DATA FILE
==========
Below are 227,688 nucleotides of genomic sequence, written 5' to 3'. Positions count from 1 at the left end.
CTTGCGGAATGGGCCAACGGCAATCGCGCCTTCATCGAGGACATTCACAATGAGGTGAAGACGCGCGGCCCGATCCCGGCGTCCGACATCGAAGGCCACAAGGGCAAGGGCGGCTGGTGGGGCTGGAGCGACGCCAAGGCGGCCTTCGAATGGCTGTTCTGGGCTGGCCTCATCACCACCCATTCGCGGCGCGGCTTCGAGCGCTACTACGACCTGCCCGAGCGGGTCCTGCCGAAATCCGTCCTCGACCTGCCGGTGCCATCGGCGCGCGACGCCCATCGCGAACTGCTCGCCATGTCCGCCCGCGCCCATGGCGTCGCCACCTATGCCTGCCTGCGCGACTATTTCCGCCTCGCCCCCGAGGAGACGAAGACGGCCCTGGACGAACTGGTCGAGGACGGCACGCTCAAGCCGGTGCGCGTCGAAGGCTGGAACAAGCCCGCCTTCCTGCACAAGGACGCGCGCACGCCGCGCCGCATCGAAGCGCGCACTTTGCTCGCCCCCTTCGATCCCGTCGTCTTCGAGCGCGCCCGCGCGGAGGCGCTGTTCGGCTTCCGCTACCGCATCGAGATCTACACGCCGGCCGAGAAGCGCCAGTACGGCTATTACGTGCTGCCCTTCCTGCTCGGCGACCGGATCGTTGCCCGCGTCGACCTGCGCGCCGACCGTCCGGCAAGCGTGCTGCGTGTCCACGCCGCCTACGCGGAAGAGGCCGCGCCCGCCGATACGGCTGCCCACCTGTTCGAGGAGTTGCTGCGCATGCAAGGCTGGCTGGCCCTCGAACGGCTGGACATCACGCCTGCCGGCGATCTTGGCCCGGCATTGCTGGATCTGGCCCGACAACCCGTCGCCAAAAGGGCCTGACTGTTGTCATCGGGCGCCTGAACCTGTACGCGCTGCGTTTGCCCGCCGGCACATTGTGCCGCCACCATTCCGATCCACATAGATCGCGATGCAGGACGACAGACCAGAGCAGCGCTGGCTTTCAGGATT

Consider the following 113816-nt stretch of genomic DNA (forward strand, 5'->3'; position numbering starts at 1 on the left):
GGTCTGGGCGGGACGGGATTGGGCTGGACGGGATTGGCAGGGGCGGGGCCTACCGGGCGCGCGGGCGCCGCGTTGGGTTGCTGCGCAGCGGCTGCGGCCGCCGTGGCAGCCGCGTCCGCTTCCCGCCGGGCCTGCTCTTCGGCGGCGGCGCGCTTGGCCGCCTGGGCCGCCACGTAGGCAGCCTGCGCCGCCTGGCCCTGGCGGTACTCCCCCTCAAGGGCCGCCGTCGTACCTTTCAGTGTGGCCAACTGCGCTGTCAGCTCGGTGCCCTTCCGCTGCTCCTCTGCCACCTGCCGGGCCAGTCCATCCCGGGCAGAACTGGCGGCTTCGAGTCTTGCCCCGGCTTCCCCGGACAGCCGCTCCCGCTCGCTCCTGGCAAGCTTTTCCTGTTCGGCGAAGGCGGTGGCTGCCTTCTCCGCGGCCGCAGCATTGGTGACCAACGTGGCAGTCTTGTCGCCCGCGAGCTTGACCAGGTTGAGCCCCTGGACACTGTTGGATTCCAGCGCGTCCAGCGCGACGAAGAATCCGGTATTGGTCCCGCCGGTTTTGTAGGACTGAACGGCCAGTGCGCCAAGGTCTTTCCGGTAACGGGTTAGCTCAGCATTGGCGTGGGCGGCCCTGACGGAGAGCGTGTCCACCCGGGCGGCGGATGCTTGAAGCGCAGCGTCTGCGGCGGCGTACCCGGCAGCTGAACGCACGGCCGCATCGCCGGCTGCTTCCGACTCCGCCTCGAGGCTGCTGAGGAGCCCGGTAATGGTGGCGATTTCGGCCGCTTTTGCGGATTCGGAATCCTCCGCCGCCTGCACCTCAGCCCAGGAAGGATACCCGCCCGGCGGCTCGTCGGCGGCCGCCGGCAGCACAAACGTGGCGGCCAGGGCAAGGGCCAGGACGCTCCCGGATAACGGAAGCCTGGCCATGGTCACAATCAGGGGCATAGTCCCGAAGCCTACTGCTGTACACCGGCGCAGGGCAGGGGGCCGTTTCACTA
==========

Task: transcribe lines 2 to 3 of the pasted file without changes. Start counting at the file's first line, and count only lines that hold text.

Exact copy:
CTTGCGGAATGGGCCAACGGCAATCGCGCCTTCATCGAGGACATTCACAATGAGGTGAAGACGCGCGGCCCGATCCCGGCGTCCGACATCGAAGGCCACAAGGGCAAGGGCGGCTGGTGGGGCTGGAGCGACGCCAAGGCGGCCTTCGAATGGCTGTTCTGGGCTGGCCTCATCACCACCCATTCGCGGCGCGGCTTCGAGCGCTACTACGACCTGCCCGAGCGGGTCCTGCCGAAATCCGTCCTCGACCTGCCGGTGCCATCGGCGCGCGACGCCCATCGCGAACTGCTCGCCATGTCCGCCCGCGCCCATGGCGTCGCCACCTATGCCTGCCTGCGCGACTATTTCCGCCTCGCCCCCGAGGAGACGAAGACGGCCCTGGACGAACTGGTCGAGGACGGCACGCTCAAGCCGGTGCGCGTCGAAGGCTGGAACAAGCCCGCCTTCCTGCACAAGGACGCGCGCACGCCGCGCCGCATCGAAGCGCGCACTTTGCTCGCCCCCTTCGATCCCGTCGTCTTCGAGCGCGCCCGCGCGGAGGCGCTGTTCGGCTTCCGCTACCGCATCGAGATCTACACGCCGGCCGAGAAGCGCCAGTACGGCTATTACGTGCTGCCCTTCCTGCTCGGCGACCGGATCGTTGCCCGCGTCGACCTGCGCGCCGACCGTCCGGCAAGCGTGCTGCGTGTCCACGCCGCCTACGCGGAAGAGGCCGCGCCCGCCGATACGGCTGCCCACCTGTTCGAGGAGTTGCTGCGCATGCAAGGCTGGCTGGCCCTCGAACGGCTGGACATCACGCCTGCCGGCGATCTTGGCCCGGCATTGCTGGATCTGGCCCGACAACCCGTCGCCAAAAGGGCCTGACTGTTGTCATCGGGCGCCTGAACCTGTACGCGCTGCGTTTGCCCGCCGGCACATTGTGCCGCCACCATTCCGATCCACATAGATCGCGATGCAGGACGACAGACCAGAGCAGCGCTGGCTTTCAGGATT

Consider the following 113816-nt stretch of genomic DNA (forward strand, 5'->3'; position numbering starts at 1 on the left):